The World's Hottest Pepper Is The Carolina Reaper

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Ever dipped a chip into salsa, felt your mouth catch on fire, and thought "this must be the spiciest thing in the world"? Well, it wasn't — unless that salsa was made with the Carolina Reaper pepper. The Carolina Reaper is not a subtle ingredient. Deemed the hottest chili on Earth by the Guinness World Records since 2013, the Carolina Reaper is more than 600 times hotter than a jalapeno.

The Carolina Reaper is a crossbreed of a ghost pepper (a previous record holder for world's hottest pepper) and a red habanero, and was bred by Ed "Smokin'" Curry of The PuckerButt Pepper Company (USA). The vegetable measures at an average of 1,569,300 Scoville Heat Units (SHU). By contrast, a jalapeño pepper measures 2,500–5,000 SHU. The Scoville scale is a way of measuring a substance's spiciness by examining the concentration of capsaicinoids, which are the chemical compounds responsible for the hotness. So next time you're sweating because of that salsa, just be glad it's not a Carolina Reaper. Watch people taste test the Carolina Reaper in the video below.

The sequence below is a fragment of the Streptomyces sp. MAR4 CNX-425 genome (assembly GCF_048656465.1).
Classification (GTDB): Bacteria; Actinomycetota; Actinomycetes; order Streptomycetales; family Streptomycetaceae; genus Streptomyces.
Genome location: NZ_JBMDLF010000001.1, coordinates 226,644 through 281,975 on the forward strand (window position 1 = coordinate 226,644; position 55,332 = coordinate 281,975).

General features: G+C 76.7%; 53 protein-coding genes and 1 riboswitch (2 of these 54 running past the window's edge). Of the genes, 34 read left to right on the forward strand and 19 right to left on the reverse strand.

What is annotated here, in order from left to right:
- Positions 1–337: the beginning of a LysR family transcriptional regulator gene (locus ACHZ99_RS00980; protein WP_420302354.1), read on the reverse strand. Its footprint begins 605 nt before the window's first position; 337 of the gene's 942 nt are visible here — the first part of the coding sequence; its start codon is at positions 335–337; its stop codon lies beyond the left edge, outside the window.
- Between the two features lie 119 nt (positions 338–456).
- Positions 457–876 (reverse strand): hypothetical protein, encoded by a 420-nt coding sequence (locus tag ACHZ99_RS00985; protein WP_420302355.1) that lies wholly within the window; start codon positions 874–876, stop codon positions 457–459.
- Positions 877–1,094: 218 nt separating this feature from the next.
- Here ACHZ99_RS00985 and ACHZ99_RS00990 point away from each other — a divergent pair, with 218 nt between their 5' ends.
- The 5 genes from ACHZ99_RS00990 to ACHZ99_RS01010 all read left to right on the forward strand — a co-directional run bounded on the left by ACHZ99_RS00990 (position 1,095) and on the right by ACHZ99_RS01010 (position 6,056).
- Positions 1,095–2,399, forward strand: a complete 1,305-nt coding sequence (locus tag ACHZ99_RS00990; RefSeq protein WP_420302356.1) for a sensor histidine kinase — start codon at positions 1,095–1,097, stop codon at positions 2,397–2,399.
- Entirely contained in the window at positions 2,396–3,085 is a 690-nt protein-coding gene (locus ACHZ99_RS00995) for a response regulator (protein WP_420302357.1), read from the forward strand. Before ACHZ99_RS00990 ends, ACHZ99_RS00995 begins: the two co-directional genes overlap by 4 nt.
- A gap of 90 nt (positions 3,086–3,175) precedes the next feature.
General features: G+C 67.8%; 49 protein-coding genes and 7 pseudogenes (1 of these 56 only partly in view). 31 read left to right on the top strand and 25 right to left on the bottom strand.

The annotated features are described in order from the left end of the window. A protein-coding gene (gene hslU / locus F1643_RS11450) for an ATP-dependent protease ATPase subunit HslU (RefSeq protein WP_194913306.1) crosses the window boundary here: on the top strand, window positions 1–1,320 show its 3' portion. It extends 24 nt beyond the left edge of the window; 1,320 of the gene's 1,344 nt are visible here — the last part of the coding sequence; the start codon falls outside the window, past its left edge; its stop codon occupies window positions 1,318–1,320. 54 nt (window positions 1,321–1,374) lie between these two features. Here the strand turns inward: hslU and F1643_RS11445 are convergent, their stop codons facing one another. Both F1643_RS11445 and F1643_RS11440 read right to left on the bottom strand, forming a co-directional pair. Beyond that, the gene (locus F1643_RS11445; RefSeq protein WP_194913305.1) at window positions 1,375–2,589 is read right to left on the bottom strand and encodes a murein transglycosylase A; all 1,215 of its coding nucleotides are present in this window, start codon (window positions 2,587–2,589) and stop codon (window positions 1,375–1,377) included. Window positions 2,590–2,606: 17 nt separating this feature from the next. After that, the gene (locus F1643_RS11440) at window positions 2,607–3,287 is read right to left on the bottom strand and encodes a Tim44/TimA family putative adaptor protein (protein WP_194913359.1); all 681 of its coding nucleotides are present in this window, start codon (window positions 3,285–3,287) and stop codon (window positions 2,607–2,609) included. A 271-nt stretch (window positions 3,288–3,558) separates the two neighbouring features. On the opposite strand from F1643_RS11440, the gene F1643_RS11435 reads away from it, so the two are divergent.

Eating The Carolina Reaper

This does not look like a good time.

Why Are Hot Peppers Hot?

And how milk helps cool your mouth down.

Key Facts In This Video

  1. Capsaicin is what gives peppers their heat, and it's most heavily concentrated around the tissues that connect the seeds to the pepper. 00:20

  2. Capsaicin binds to TRPV1 receptors in your mouth designed to detect hot substances. 00:46

  3. Capsaicin is a nonpolar molecule and water is a polar molecule, so it spreads capsaicin around your mouth. Milk is nonpolar, so it will dissolve capsaicin. 02:09

How To Cut Hot Peppers Without Getting Burned

Do not rub your eyes.

Written by Curiosity Staff November 2, 2016

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